Camino Real de Iguala, a tract of land and stones lined by small homes on both sides, eventually tapers to a point at which it becomes impossible for cars to pass. From there on, travelers have to clear the path with a machete. Locals say even dogs carry machetes around here. After an hour, the uphill road leads to a hill in Pueblo Viejo where Mexican authorities say they discovered 28 burned corpses. All that is left of the massacre that has kept the country on tenterhooks are a belt, a straw hat hanging from a tree branch, a pair of women’s trousers and a few bones that the forensic team seems to have left behind. This isolated, almost inaccessible, verdant corner – it is not quite a jungle – is drug cartel territory.
The reconstruction of events made by investigators indicate that the student teachers were killed here a week ago. According to the version offered by the hitmen and the arrested police officers, municipal police stopped the students after they crashed an event held by the mayor’s wife in Iguala. They allegedly seized some buses, which they intended to use to get out of town.
We saw the police take them away. Now they want to wash their hands of the issue by saying it was organized crime”
A student spokesman
Two students died in the first shooting in the streets. The rest were taken to the police station where they were allegedly turned over to some hitmen from the Guerrero Unido cartel. Drug dealers were annoyed by the students’ interfering in their territory and considered them troublemakers.
“The murderers had to come to this fork in the road by truck and they then had to transfer the victims on foot. There is no other way,” a guide says on the side of the hill. This craggy road is about two meters wide and surrounded by thick vegetation and vines that have to be sidestepped. The path begins to narrow after about 20 minutes and the track becomes single file. “We can already smell the rotting,” says one member of the National Human Rights Commission, which began taking trips up here on Monday. Rescue services have left face masks and boots on the ground. The last stretch of the road that leads to the clearing where the bodies were found is especially steep and from here we can already see the police tape marked “caution.”
The unmarked graves are in the middle of the hill, in a hollow hidden behind trees. The undergrowth, slope and wild animals make the site inaccessible to the authorities and for many years it has served as a hiding place for drug cartels – hiding out in the mountains is a practice with deep roots in the region’s guerrilla history. Here, investigators say, the assassins executed the victims and threw them in the holes they had dug that same night. They threw bodies against tree trunks and then added more bodies to build a pyre using gasoline. The leftovers from the bonfire – clothes, bottles, cigarette butts – are still on the ground. It took at least four members of the medical forensic team, secured with a rope, to take the bodies down the hill. DNA testing to confirm the identities of the victims could take weeks.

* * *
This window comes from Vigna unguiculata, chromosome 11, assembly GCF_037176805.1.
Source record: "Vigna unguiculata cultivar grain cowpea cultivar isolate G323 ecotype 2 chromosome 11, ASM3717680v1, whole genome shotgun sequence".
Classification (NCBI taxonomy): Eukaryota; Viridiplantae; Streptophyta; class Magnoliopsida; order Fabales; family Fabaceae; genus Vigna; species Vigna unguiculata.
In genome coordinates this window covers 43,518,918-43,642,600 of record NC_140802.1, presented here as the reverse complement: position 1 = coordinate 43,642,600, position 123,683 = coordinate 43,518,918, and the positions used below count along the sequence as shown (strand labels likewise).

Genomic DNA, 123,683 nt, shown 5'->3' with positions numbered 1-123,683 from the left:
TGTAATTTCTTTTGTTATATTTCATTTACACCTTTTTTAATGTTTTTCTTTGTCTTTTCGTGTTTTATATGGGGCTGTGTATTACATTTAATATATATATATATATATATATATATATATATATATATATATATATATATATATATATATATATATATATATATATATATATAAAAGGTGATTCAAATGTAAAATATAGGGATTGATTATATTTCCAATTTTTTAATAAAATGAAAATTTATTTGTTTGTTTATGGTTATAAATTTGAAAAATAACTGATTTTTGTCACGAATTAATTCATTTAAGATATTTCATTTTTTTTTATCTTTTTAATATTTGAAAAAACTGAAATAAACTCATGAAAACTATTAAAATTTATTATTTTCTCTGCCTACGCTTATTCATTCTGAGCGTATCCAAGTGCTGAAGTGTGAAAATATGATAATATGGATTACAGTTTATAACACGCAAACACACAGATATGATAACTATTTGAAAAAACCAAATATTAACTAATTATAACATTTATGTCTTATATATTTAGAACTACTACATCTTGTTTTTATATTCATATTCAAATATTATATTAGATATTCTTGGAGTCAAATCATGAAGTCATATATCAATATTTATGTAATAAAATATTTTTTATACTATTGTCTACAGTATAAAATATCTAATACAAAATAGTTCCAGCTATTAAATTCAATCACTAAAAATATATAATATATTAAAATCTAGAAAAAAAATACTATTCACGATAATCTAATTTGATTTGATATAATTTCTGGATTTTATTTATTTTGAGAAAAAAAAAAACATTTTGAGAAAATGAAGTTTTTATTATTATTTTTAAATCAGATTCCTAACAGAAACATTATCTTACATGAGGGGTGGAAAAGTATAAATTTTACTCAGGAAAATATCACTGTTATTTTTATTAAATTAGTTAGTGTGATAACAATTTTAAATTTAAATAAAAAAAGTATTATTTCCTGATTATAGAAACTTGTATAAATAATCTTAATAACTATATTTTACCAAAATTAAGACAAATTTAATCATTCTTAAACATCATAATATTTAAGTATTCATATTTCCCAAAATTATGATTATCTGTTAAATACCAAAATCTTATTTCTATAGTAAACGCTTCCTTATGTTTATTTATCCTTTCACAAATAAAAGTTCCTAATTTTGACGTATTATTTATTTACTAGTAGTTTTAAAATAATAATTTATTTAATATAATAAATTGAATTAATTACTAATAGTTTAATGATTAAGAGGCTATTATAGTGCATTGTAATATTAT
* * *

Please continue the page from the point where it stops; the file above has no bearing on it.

The students’ relatives have not visited the graves because they do not believe the remains there belong to their loved ones and question the authorities’ account, which points to collusion between drug cartels and police. Iguala is covered with posters showing the faces of the students and offering a $77,000 reward to anyone providing a clue that helps find them. “We saw the police take them,” says one student spokesman from the neighboring municipality of Ayotzinapa. “It couldn’t have been organized crime. We have done nothing to them. They want to wash their hands of the issue by saying it was organized crime.” President Enrique Peña Nieto has gotten involved in the case and the situation has raised doubts about the government’s ability to control Guerrero. A year ago, federal reports revealed that Iguala’s mayor and his chief of police were working with drug cartels. They are currently fugitives at large.
A taxi driver lives on the side of the path the killers and the victims took. He christened his youngest daughter on Sunday in a tent that a brother-in-law helped him put up. The guests drank tequila and ate barbecued pork while the medical forensic team carried the corpses down the hill. Members of the police and military who had been working non-stop for hours recovering the bodies joined in the banquet. The taxi driver did not put the music too loud out of respect for the dead, but he did go to the store to buy more alcohol to console the living.
Translation: Dyane Jean François